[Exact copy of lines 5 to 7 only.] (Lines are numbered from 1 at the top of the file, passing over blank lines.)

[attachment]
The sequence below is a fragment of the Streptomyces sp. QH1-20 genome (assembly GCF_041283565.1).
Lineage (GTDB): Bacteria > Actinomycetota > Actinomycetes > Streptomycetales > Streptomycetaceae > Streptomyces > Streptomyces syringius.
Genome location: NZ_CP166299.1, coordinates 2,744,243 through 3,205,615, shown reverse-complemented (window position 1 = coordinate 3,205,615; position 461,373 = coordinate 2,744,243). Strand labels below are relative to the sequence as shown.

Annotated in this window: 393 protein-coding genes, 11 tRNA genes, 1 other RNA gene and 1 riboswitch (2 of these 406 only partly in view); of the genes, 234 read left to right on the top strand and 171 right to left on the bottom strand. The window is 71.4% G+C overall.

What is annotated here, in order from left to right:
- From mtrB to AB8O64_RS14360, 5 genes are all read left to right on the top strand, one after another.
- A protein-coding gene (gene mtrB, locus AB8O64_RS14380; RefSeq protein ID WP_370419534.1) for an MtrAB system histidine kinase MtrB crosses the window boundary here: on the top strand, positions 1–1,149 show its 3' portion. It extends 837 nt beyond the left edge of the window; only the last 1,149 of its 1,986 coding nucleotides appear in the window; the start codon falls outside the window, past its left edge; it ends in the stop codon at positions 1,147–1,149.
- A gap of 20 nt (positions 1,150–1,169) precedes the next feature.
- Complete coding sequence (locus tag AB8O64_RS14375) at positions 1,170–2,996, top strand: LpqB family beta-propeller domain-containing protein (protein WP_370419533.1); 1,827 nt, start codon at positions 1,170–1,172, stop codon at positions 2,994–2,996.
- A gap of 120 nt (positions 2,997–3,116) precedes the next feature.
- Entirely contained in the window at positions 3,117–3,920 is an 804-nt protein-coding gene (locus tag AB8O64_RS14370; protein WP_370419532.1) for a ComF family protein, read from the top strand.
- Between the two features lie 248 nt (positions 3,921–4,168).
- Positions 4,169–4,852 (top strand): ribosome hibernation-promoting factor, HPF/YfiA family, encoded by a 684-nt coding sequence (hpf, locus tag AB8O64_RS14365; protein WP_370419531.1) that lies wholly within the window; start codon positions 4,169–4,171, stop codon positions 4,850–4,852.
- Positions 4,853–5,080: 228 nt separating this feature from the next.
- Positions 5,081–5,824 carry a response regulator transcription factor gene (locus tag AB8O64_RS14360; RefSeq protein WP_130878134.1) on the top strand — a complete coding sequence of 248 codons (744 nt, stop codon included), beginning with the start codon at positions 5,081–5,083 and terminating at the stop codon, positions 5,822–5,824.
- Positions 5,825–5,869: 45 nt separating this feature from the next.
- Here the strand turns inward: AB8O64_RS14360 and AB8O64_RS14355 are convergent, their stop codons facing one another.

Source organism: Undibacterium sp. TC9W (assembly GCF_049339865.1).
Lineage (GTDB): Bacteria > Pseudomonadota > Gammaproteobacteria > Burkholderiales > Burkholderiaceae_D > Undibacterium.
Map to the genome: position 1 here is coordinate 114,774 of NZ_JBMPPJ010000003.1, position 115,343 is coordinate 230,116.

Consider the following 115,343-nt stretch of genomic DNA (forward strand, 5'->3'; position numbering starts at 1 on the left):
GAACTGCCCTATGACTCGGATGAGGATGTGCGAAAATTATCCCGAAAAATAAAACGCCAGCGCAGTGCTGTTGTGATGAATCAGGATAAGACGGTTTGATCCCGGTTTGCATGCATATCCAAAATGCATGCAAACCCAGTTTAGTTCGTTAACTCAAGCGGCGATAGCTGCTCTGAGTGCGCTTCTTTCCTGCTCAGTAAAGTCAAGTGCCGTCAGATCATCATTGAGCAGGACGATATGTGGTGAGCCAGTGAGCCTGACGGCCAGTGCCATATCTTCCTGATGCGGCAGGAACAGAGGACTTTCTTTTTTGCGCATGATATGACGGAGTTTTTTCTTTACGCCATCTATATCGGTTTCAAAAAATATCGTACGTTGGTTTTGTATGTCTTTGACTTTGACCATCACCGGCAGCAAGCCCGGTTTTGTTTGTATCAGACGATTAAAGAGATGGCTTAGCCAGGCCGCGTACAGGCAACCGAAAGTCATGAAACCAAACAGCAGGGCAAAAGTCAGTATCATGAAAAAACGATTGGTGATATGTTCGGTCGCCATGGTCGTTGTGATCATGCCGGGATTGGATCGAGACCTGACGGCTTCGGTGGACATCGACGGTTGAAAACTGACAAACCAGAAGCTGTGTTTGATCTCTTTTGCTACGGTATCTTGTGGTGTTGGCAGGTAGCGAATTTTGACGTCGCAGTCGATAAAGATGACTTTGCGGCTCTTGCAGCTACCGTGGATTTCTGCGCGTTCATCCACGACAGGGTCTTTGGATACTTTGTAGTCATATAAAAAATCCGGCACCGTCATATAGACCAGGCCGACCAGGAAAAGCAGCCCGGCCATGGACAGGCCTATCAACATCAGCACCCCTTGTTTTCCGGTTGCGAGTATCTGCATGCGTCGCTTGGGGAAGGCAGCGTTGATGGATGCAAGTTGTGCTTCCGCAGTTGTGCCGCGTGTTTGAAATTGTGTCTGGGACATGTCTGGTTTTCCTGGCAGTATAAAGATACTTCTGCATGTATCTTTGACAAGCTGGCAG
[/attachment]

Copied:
What is annotated here, in order from left to right:
- From mtrB to AB8O64_RS14360, 5 genes are all read left to right on the top strand, one after another.
- A protein-coding gene (gene mtrB, locus AB8O64_RS14380; RefSeq protein ID WP_370419534.1) for an MtrAB system histidine kinase MtrB crosses the window boundary here: on the top strand, positions 1–1,149 show its 3' portion. It extends 837 nt beyond the left edge of the window; only the last 1,149 of its 1,986 coding nucleotides appear in the window; the start codon falls outside the window, past its left edge; it ends in the stop codon at positions 1,147–1,149.